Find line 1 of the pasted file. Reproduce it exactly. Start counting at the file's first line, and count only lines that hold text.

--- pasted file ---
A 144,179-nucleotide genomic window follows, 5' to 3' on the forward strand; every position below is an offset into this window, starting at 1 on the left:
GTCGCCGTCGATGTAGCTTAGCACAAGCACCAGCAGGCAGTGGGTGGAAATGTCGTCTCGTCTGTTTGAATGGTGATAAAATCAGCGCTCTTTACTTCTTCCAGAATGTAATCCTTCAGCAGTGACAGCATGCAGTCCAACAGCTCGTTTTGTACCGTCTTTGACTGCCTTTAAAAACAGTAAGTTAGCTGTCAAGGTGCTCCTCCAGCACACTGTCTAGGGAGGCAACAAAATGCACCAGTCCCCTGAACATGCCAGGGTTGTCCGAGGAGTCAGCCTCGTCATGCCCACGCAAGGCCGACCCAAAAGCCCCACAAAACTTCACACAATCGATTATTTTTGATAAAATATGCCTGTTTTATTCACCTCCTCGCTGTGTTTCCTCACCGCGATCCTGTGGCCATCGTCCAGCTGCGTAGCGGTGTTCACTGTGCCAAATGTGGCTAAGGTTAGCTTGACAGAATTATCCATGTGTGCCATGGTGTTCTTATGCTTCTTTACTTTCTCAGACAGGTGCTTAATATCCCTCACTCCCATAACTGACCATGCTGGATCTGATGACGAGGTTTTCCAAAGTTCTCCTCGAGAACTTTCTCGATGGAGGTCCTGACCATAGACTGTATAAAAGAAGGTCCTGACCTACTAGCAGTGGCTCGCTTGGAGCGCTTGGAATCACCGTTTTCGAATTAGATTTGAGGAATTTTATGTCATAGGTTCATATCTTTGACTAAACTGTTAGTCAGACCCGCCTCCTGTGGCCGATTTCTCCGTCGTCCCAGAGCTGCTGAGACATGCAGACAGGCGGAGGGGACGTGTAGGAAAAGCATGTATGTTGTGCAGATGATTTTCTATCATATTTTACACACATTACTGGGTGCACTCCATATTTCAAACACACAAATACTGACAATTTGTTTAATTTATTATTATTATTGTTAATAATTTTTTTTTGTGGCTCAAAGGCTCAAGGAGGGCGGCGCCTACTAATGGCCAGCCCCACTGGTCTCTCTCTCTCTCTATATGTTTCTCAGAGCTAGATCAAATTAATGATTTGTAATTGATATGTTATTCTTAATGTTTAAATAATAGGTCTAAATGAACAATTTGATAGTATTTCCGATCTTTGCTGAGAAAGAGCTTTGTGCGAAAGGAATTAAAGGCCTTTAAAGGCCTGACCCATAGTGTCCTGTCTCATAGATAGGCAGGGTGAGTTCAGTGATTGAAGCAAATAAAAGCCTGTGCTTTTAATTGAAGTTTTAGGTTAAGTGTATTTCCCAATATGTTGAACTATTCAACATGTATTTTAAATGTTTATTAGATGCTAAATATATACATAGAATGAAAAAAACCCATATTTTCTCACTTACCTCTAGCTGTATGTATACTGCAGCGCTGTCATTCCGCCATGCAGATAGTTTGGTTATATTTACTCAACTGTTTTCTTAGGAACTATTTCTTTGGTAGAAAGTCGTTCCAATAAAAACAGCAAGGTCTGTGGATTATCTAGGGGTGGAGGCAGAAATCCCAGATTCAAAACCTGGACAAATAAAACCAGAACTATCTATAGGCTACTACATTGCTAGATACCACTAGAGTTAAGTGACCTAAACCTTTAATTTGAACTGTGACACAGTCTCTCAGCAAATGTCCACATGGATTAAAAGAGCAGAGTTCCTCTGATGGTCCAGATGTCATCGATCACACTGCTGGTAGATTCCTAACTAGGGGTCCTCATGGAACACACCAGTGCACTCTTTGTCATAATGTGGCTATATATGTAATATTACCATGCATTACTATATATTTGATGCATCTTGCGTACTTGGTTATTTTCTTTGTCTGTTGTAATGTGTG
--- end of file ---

A 144,179-nucleotide genomic window follows, 5' to 3' on the forward strand; every position below is an offset into this window, starting at 1 on the left: